• The idea that women are naturally more physical, more sexual, more “carnal” than men (who are historically associated with “mind” or “spirit”). Women’s (supposed) greater physicality means they are more prone to give into temptation, and more in need of supervision/control and salvation.
  • The belief that physical suffering is virtuous and can atone for one’s “sins.” This Atonement Theory reaches back to the late Medieval era of Christianity, when the belief that the pain of self-denial is “purifying” and pleasing to God became widespread.
  • A black-and-white/rigid approach to morality; coupled with the view of God as judgmental
  • the notion that there is only one path to salvation (i.e., religious exclusivism)—only one way to be “saved” (i.e., “one-size-fits-all”)
  • An understanding of “salvation” as other-worldly – something that happens in the future (i.e., “when I die and go to heaven,” or, “when I lose 10 more pounds”)
  • The notion that “salvation” is a personal achievement based on an individual’s private decisions, sacrifices, devotions, and beliefs
  • A “faith” that is based on a blind refusal to question authority or to challenge prevailing cultural norms

These are just some of traditional religious ideologies and beliefs that tacitly inform our culture and that subtly support the Religion of Thinness.

Q. In your book, you write that we’ve fallen into the religion of thinness because we haven’t learned to address our genuine needs. How do we identify these needs and nourish them?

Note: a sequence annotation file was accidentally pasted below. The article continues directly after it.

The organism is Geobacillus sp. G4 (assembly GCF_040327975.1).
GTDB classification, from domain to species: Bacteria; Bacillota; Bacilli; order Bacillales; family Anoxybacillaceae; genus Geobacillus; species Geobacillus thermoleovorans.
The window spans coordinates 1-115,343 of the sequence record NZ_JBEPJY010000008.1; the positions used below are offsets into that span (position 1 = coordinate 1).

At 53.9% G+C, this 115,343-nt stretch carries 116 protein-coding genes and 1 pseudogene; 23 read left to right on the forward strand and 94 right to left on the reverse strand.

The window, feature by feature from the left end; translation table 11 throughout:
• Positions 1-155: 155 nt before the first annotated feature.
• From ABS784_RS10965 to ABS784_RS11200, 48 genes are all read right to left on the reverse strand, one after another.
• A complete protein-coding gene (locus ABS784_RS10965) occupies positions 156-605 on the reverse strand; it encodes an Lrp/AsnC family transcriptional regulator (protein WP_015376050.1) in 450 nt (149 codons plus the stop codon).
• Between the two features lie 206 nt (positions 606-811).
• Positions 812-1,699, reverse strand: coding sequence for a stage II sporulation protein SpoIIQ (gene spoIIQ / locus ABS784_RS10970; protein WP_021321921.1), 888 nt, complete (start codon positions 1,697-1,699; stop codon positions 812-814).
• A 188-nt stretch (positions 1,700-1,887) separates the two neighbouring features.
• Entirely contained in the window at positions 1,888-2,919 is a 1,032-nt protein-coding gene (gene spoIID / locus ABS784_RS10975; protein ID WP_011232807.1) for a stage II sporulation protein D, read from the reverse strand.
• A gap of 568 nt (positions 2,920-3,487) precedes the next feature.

A: I think a lot of people don’t recognize their spiritual needs either because they don’t consider themselves to be “religious” and they equate spirituality with religion, or because they assume these needs are being taken care of by traditional religious beliefs.

Both of these assumptions can blind us to some fundamental human needs that transcend denominational boundaries and dogmatic professions, including the need for a sense of meaning and purpose, as well as the need for unconditional love, stability, inspiration, compassion, a sense of connection and responsibility, and a general sense of well-being.

Such needs transcend the particularities of time, location, culture, etc. As the Dalai Lama points out, they are universal. When we fail to recognize these fundamental needs, and/or when we lack adequate ways to address them, we suffer, and we may unconsciously look for ways to satisfy them, even if those ways are self-destructive (as is the case with an eating disorder).

Whether or not we consider ourselves “religious,” our lives are frequently so hurried and busy (and/or we are operating on automatic pilot) that it’s difficult to hear and recognize our inner/spiritual yearnings (i.e., for meaning, love, inspiration, etc.).

So the first thing we need to do if we want to develop the capacity to recognize these needs is slow down, learn how to be still, and not be afraid to be alone and quiet. Slowing down helps move your energy out of your head, away from the constant thinking-planning-scheming mode, and it gives you space to be present to your experience and your environment as it is in the moment. This shift in attention and energy takes practice, which is why I recommend sitting meditation as a means for learning how to quiet your mind and be present in your body.

But slowing down and learning to access your inner stillness/peace is something you can do almost any time, anywhere. The next time you are driving, for example, try turning off the radio or music, slowing down for yellow lights, driving under the speed limit, and enjoying the process of going somewhere (rather than focusing on your destination).

One of the upshots of our turbo-speed, double-tasking culture is that we become alienated from our bodies. It is hard to feel present in your body when you are rushed or doing two or three things at one time. Slowing down is a way to bring your mind/body together so that you can notice what’s happening inside you (emotionally, physically, mentally, etc.) and respond appropriately rather than simply reacting out of habit.

Thanks so much, Michelle, for an insightful interview! Stay tuned tomorrow for the next part!

Today’s favorite post. You Do the Math” at ED Bites.